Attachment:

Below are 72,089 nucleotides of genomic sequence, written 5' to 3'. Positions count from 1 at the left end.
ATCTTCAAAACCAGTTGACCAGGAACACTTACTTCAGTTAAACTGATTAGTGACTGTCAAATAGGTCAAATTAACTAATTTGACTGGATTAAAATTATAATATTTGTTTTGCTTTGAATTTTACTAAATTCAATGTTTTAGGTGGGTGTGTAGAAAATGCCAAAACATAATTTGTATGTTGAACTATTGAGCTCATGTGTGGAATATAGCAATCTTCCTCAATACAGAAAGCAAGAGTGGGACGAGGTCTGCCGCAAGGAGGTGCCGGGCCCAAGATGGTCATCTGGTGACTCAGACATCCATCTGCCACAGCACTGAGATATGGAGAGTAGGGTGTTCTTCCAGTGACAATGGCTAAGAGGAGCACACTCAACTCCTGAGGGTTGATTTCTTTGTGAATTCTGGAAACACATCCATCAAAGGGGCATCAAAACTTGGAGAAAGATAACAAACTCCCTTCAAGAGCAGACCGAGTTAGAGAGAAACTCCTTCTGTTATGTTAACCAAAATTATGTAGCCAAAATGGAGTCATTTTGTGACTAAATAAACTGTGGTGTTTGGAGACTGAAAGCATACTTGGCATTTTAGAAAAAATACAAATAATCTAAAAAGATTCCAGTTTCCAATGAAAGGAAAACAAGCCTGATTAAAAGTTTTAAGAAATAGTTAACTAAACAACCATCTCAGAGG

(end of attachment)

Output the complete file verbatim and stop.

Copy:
Below are 72,089 nucleotides of genomic sequence, written 5' to 3'. Positions count from 1 at the left end.
ATCTTCAAAACCAGTTGACCAGGAACACTTACTTCAGTTAAACTGATTAGTGACTGTCAAATAGGTCAAATTAACTAATTTGACTGGATTAAAATTATAATATTTGTTTTGCTTTGAATTTTACTAAATTCAATGTTTTAGGTGGGTGTGTAGAAAATGCCAAAACATAATTTGTATGTTGAACTATTGAGCTCATGTGTGGAATATAGCAATCTTCCTCAATACAGAAAGCAAGAGTGGGACGAGGTCTGCCGCAAGGAGGTGCCGGGCCCAAGATGGTCATCTGGTGACTCAGACATCCATCTGCCACAGCACTGAGATATGGAGAGTAGGGTGTTCTTCCAGTGACAATGGCTAAGAGGAGCACACTCAACTCCTGAGGGTTGATTTCTTTGTGAATTCTGGAAACACATCCATCAAAGGGGCATCAAAACTTGGAGAAAGATAACAAACTCCCTTCAAGAGCAGACCGAGTTAGAGAGAAACTCCTTCTGTTATGTTAACCAAAATTATGTAGCCAAAATGGAGTCATTTTGTGACTAAATAAACTGTGGTGTTTGGAGACTGAAAGCATACTTGGCATTTTAGAAAAAATACAAATAATCTAAAAAGATTCCAGTTTCCAATGAAAGGAAAACAAGCCTGATTAAAAGTTTTAAGAAATAGTTAACTAAACAACCATCTCAGAGG